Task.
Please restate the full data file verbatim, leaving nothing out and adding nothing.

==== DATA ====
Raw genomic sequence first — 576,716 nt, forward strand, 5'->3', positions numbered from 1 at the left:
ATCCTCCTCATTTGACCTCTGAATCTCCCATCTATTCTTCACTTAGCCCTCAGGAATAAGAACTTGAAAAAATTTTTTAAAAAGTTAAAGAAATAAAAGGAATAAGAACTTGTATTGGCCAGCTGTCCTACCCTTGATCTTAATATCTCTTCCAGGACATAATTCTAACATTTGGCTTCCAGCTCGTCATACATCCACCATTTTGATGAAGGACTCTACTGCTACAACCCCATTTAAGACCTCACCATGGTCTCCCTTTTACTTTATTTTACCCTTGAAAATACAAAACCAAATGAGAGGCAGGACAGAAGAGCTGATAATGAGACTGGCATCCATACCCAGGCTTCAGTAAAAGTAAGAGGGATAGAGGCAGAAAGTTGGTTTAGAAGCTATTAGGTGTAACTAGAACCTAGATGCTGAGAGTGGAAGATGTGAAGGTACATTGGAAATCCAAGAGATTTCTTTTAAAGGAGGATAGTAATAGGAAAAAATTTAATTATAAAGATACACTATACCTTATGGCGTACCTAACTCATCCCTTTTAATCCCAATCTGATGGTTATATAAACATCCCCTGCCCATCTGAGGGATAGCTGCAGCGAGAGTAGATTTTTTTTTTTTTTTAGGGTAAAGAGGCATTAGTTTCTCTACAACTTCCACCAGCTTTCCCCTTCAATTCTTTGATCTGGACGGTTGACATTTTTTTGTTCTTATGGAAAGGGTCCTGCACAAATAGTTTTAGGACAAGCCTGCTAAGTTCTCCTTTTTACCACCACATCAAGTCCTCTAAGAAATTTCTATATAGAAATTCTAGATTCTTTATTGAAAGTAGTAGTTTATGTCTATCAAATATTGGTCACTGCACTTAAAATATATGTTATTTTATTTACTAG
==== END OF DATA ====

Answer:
Raw genomic sequence first — 576,716 nt, forward strand, 5'->3', positions numbered from 1 at the left:
ATCCTCCTCATTTGACCTCTGAATCTCCCATCTATTCTTCACTTAGCCCTCAGGAATAAGAACTTGAAAAAATTTTTTAAAAAGTTAAAGAAATAAAAGGAATAAGAACTTGTATTGGCCAGCTGTCCTACCCTTGATCTTAATATCTCTTCCAGGACATAATTCTAACATTTGGCTTCCAGCTCGTCATACATCCACCATTTTGATGAAGGACTCTACTGCTACAACCCCATTTAAGACCTCACCATGGTCTCCCTTTTACTTTATTTTACCCTTGAAAATACAAAACCAAATGAGAGGCAGGACAGAAGAGCTGATAATGAGACTGGCATCCATACCCAGGCTTCAGTAAAAGTAAGAGGGATAGAGGCAGAAAGTTGGTTTAGAAGCTATTAGGTGTAACTAGAACCTAGATGCTGAGAGTGGAAGATGTGAAGGTACATTGGAAATCCAAGAGATTTCTTTTAAAGGAGGATAGTAATAGGAAAAAATTTAATTATAAAGATACACTATACCTTATGGCGTACCTAACTCATCCCTTTTAATCCCAATCTGATGGTTATATAAACATCCCCTGCCCATCTGAGGGATAGCTGCAGCGAGAGTAGATTTTTTTTTTTTTTTAGGGTAAAGAGGCATTAGTTTCTCTACAACTTCCACCAGCTTTCCCCTTCAATTCTTTGATCTGGACGGTTGACATTTTTTTGTTCTTATGGAAAGGGTCCTGCACAAATAGTTTTAGGACAAGCCTGCTAAGTTCTCCTTTTTACCACCACATCAAGTCCTCTAAGAAATTTCTATATAGAAATTCTAGATTCTTTATTGAAAGTAGTAGTTTATGTCTATCAAATATTGGTCACTGCACTTAAAATATATGTTATTTTATTTACTAG